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Macquarie owner-occ mortgage lending jumps 17.5%

Macquarie owner-occ mortgage lending jumps 17.5%

Macquarie Bank has been growing its owner-occupier home loans business more than twice as fast as the big four banks.

Macquarie had $21.4 billion of owner-occupier mortgages on its books at the end of April, according to statistics released by APRA, Australia’s banking regulator (see table below).

That was 17.5 per cent higher than the year before and 5.0 per cent higher than the quarter before.

By contrast, the big four banks averaged growth of 6.5 per cent over the year and 1.3 per cent over the quarter.

However, the big four still have much larger owner-occupier home loan books than Macquarie.

LenderOutstanding loansQuarterly changeAnnual change
ANZ$176.2 billion1.3%8.9%
Commonwealth Bank$285.0 billion1.2%5.5%
NAB$148.4 billion0.8%6.4%
Westpac$252.7 billion1.7%6.2%
Big four average$215.6 billion1.3%6.5%
Macquarie Bank$21.4 billion5.0%17.5%

Macquarie has two home loan products aimed at owner-occupiers – the Basic Home Loan and Offset Home Loan.

The Basic Home Loan starts at 3.69 per cent (comparison rate 3.69 per cent), while the Offset Home Loan also starts at 3.69 per cent (comparison rate 3.94 per cent).

RateCity.com.au money editor Sally Tindall said Macquarie is differentiating itself from the big four banks by offering lower advertised rates.

“Macquarie is trying to ditch their reputation as a bank for the wealthy, making a concerted play for everyday mum and dad customers,” she said.

“They’ve done this with a simple proposition that’s hard to argue with: low-cost loans. Right now, they’re competing at the pointy end of the rate table among lesser-known lenders using a big-name brand.

“For many customers who are cost-orientated but nervous about smaller lenders, they seem to be ticking all the right boxes.”

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Fact Checked -

This article was reviewed by Personal Finance Editor Alex Ritchie before it was published as part of RateCity's Fact Check process.

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Learn more about home loans

When does Commonwealth Bank charge an early exit fee?

When you take out a fixed interest home loan with the Commonwealth Bank, you’re able to lock the interest for a particular period. If the rates change during this period, your repayments remain unchanged. If you break the loan during the fixed interest period, you’ll have to pay the Commonwealth Bank home loan early exit fee and an administrative fee.

The Early Repayment Adjustment (ERA) and Administrative fees are applicable in the following instances:

  • If you switch your loan from fixed interest to variable rate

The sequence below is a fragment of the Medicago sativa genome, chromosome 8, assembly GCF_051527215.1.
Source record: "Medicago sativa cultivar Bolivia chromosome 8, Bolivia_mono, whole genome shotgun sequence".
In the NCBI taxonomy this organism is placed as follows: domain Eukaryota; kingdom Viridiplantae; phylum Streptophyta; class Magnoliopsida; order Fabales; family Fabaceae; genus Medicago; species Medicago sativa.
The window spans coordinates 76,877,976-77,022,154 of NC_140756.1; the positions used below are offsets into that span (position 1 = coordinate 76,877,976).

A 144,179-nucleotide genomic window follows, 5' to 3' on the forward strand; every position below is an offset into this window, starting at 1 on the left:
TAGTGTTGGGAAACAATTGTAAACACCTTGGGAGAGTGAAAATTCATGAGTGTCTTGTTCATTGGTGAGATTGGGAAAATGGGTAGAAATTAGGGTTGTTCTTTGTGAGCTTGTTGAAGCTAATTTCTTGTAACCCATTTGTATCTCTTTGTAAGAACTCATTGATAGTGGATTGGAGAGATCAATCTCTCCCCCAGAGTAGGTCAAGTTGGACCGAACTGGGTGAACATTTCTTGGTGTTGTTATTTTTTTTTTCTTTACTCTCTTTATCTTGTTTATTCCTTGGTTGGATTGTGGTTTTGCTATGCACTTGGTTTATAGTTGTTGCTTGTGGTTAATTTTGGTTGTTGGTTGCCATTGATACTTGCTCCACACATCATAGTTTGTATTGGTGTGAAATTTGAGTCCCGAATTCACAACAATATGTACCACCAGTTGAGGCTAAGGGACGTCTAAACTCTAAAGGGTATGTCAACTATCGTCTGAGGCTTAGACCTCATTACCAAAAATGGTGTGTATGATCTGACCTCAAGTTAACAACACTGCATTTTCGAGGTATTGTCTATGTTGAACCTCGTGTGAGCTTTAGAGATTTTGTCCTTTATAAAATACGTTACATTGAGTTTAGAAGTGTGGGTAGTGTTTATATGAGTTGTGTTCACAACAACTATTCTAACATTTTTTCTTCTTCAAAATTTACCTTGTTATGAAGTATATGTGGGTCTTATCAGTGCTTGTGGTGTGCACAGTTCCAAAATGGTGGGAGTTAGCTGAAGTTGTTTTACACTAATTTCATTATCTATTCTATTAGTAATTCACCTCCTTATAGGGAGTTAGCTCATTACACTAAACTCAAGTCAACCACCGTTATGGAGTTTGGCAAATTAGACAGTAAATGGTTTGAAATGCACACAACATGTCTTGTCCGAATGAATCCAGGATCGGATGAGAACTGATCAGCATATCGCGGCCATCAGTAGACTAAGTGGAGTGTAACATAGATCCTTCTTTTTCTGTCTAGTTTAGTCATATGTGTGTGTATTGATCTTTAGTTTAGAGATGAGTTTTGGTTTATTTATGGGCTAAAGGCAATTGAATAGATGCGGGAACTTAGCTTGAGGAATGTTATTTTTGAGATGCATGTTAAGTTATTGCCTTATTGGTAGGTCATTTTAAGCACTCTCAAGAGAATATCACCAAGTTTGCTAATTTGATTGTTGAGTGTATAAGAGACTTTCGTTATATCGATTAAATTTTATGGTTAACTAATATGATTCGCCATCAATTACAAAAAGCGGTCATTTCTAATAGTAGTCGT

• When you apply for a top-up home loan
  • If you repay over and above the annual threshold limit, which is $10,000 per year during the fixed interest period
  • When you prepay the entire outstanding loan balance before the end of the fixed interest duration.

The fee calculation depends on the interest rates, the amount you’ve repaid and the loan size. You can contact the lender to understand more about what you may have to pay. 

What are the pros and cons of no-deposit home loans?

It’s no longer possible to get a no-deposit home loan in Australia. In some circumstances, you might be able to take out a mortgage with a 5 per cent deposit – but before you do so, it’s important to weigh up the pros and cons.

The big advantage of borrowing 95 per cent (also known as a 95 per cent home loan) is that you get to buy your property sooner. That may be particularly important if you plan to purchase in a rising market, where prices are increasing faster than you can accumulate savings.

But 95 per cent home loans also have disadvantages. First, the 95 per cent home loan market is relatively small, so you’ll have fewer options to choose from. Second, you’ll probably have to pay LMI (lender’s mortgage insurance). Third, you’ll probably be charged a higher interest rate. Fourth, the more you borrow, the more you’ll ultimately have to pay in interest. Fifth, if your property declines in value, your mortgage might end up being worth more than your home.

How much deposit do I need for a home loan from ANZ?

Like other mortgage lenders, ANZ often prefers a home loan deposit of 20 per cent or more of the property value when you’re applying for a home loan. It may be possible to get a home loan with a smaller deposit of 10 per cent or even 5 per cent, but there are a few reasons to consider saving a larger deposit if possible:

  • A larger deposit tells a lender that you’re a great saver, which could help increase the chances of your home loan application getting approved.
  • The more money you pay as a deposit, the less you’ll have to borrow in your home loan. This could mean paying off your loan sooner, and being charged less total interest.
  • If your deposit is less than 20 per cent of the property value, you might incur additional costs, such as Lenders Mortgage Insurance (LMI).

Does Australia have no-deposit home loans?

Australia no longer has no-deposit home loans – or 100 per cent home loans as they’re also known – because they’re regarded as too risky.

However, some lenders allow some borrowers to take out mortgages with a 5 per cent deposit.

Another option is to source a deposit from elsewhere – either by using a parental guarantee or by drawing out equity from another property.